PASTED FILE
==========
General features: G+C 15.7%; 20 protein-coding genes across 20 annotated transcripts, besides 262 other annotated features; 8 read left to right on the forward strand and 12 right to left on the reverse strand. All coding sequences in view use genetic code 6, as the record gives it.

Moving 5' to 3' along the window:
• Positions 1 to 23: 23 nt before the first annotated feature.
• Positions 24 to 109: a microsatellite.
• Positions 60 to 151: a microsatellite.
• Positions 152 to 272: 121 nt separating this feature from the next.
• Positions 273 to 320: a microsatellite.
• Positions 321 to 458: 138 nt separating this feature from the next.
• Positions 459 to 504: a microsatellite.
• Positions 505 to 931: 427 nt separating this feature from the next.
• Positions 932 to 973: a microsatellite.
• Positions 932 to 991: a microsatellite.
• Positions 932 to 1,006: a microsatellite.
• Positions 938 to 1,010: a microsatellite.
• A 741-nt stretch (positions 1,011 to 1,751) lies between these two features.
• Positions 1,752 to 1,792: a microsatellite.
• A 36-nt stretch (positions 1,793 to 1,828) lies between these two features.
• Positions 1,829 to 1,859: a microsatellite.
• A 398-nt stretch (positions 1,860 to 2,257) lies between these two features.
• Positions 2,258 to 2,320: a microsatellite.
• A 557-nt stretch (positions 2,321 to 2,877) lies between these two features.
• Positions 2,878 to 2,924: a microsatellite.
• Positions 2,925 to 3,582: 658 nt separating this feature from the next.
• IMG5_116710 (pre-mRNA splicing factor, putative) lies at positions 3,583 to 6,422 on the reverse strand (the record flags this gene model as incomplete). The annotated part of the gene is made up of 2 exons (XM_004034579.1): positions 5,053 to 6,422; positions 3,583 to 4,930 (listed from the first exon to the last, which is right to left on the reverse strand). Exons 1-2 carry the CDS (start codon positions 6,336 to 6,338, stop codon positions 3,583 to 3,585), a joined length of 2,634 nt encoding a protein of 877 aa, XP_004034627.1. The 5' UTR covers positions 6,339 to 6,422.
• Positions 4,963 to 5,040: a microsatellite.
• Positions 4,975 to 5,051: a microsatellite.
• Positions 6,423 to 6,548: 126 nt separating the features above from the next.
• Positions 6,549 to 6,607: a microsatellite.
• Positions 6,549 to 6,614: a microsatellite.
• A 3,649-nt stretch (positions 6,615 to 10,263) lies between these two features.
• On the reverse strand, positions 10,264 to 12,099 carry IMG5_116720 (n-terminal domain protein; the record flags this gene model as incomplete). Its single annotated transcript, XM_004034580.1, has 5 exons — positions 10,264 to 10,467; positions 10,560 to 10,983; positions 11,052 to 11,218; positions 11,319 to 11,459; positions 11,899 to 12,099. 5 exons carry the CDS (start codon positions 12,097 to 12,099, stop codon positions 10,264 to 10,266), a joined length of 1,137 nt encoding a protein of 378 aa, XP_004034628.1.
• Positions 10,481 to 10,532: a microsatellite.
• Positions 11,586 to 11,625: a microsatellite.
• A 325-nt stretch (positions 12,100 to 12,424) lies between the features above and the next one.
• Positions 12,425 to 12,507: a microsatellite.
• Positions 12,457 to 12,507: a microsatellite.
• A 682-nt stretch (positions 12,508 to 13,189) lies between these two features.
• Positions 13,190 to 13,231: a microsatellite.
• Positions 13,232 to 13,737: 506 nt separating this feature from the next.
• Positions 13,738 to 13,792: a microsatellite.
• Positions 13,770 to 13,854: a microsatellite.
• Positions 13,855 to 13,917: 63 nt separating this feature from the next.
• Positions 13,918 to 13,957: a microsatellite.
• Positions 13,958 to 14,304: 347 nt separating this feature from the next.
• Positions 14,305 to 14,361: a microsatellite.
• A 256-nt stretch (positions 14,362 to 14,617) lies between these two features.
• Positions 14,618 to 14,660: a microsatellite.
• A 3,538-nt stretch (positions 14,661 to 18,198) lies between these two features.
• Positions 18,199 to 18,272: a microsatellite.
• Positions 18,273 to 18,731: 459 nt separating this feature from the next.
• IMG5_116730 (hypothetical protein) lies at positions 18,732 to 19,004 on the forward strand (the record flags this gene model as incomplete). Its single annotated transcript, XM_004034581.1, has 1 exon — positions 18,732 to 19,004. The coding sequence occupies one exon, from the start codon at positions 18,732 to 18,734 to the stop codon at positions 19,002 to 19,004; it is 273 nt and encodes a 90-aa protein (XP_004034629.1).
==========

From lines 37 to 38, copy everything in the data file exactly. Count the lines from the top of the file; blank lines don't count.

• A 682-nt stretch (positions 12,508 to 13,189) lies between these two features.
• Positions 13,190 to 13,231: a microsatellite.